Sunday, 3 August 2008

Madman's Island

By Ion L. Idriess

I was by myself last night because I wanted to watch Richmond play Geelong with no distractions and I had to stay at home anyway because I had work to do. Anyway, Richmond got hammered, and some locals had earlier asked me to go the pub later on.

I said, “I’ve lived in this town for two years and been to the pub only five times. For a reason. I hate it. It’s a cesspool of drunken fuckwits and the chicks are bogan slappers and half the guys wear those pants that are halfway down their legs like retards and surely their mothers couldn't sink so low as to love them... but thank you anyway for the kind offer.”

But after the footy I decided to man the fuck up and go to the fucking pub ‘cos I live in a small Australian town and it's What You Do.

All the people I knew there were dancing. Ugh. I didn’t recognise the music. It was that ‘RnB’ stuff that sounds like cats dying on top of a synthesiser. So I got chatting to this nice couple I know that blessedly were not dancing, and the bloke had his sister visiting. She was a journalist, and a fucking beautiful one at that. We got stuck into the wine, and argued about Oxford Commas.

“No!” she said of the Oxford Comma.

“You can’t stop us,” I said, “Me and my fellow Oxford Commarians. We’re coming. We will pillage, transform, and revolutionise the printed word”. Ah, it was highbrow for a while... and I was thinking, "Jeez, the pub's shit but I've found a nugget of gold with blonde hair and black stockings."

But then it turned. It descended into wine-induced madness, so much so that neither of us could speak properly and the next thing I knew I was playing pool with the journalist’s brother and some bogans from Colac and then the next thing I knew I was in bed alone and the bed was spinning faster than a Sunbeam blender.

I didn’t even try to pick her up. I’m an idiot. Though a rejection was probable, I shoud have at least given it a shot. But even if I got lucky, I would have fallen off. Her.

I don’t drink very well. I like coffee and cigarettes, and ecstasy, but if there was no alcohol left in the world I wouldn’t give a fat rat’s arse.

So anyway the point of all this is that today, Sunday, I couldn't muster the energy or will to do just about anything, and that included reading the two highbrow books I’m currently devouring. So, I crawled to the local second-hand bookstore, grabbed this book at random in the ‘Antiquarian Australian Fiction’ section (attracted by the title), brought it home, put myself in pyjamas, got the potbelly going and read all 238 pages in one sitting fuelled by Lipton’s Tea, Nescafe Espresso (the green label one), a pack of Dunhills and ongoing tomato/avocado on toast.

It was a fucking ripper. Set in the early 1920’s, and allegedly a true story with only minor embellishments, the main character Jack and this other bloke called Charlie are mining prospectors who are dropped off on Howick Island (north of Cairns) to follow up a rumour that there's tin on the island. The boat that drops them off on the desolated island is due to pick them up in a month.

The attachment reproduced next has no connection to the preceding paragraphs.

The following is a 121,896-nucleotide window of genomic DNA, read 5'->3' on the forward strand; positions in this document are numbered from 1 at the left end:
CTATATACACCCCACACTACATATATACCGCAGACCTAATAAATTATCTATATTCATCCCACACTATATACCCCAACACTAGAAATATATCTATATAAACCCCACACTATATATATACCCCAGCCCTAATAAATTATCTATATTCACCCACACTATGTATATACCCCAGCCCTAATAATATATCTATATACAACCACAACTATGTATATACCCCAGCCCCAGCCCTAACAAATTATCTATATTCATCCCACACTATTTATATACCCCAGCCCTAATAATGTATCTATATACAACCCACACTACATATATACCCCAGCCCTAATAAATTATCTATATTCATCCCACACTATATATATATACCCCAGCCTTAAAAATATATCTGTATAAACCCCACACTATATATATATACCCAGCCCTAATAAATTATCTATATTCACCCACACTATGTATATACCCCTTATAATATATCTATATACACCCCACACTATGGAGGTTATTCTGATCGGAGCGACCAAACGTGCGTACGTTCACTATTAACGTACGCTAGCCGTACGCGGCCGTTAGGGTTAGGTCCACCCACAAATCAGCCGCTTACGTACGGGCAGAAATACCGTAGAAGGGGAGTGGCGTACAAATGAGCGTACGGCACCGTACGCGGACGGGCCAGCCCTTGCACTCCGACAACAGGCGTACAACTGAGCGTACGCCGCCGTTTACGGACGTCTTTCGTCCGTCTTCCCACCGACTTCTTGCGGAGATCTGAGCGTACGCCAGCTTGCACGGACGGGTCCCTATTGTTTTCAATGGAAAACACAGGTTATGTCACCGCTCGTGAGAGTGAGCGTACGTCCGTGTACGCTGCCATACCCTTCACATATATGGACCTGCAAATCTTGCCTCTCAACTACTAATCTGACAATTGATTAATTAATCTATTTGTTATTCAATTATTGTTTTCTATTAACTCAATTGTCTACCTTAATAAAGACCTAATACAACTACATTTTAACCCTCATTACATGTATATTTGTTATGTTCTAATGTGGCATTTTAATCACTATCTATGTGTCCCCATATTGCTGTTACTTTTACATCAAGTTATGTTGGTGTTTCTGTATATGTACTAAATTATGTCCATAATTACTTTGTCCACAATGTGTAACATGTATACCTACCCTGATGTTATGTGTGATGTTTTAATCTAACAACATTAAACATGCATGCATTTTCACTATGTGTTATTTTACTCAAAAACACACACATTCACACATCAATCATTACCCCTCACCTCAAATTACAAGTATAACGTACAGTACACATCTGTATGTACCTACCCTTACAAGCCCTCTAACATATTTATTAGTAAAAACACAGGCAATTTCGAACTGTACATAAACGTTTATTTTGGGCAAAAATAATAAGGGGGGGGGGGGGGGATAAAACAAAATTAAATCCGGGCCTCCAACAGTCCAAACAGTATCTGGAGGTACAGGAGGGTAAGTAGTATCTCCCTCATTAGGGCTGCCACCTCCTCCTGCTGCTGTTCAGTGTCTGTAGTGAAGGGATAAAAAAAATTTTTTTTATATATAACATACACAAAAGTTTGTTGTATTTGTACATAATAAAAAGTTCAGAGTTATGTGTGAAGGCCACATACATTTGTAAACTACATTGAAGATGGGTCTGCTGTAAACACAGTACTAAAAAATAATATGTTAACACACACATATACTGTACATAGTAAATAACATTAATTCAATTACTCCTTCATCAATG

But things go awry.

1. There’s a little bit of tin, but not enough to warrant a mining plant.
2. Charlie, a WW1 veteran, forgot to bring his medication which causes severe mood swings.
3. Charlie secretly decided he was never going to leave the island anyway – he wants to be alone for the rest of his life.
4. The boat doesn't turn up to collect them.

Charlie is the ‘madman’ acknowledged in the title. Without his medication, and scarred by a combination of WW1 and roaming the country by himself (sometimes living long periods with isolated Aboriginal tribes), as well as his physical sickness, he goes mad and tries to kill Jack.

Jack, who is only young, has to hide the whole time over the other side of the island and teach himself how to hunt and fish and survive in the mangrove forests, and also avoid being killed by crocodiles, sharks, stingrays, sand-fly swarms and even opium smugglers at one point, as well as his nutcase fellow island dweller.

He spends every night alone, hiding in a cave, a little scared.

“...on very windy nights a vast murmuring would come sighing over the island from the mangrove forest. In gusts, it would come, in sobbing shrieks that died away among the boulders. No wonder the legends of primitive man are full of ghostly things.”

Charlie’s madness is cyclical. The best twists in the story come when Jack, who spies on Charlie for safety, observes that he’s calm. When he’s calm, Jack actually goes and hangs out with him for a few days and they get along just fine but once he notices the mood swings starting to come on (probably PTSD or something) he has to go over the other side of the island and hide for his life because Charlie comes looking to kill him.

It’s riveting! It’s a gem!

But more importantly than the story itself, is the act of reading a cliff-hanging adventure novel on a chilly Sunday afternoon in your pyjamas by the fire. I ask you, is there a better way to spend a Sunday afternoon? I may not have had the pleasure of shagging the journalist, but what compensation!

God I love books.

I give this one a B.

In finishing, here’s a scan of one of the pages.

Two things to note.

The illustrator obviously didn’t bother to read the book. Jack often mentions the length of his beard but the picture shows a freshly-shaven man.

Secondly, I love seeing notes other people have written in second-hand books. I laughed and laughed when I saw the graffiti.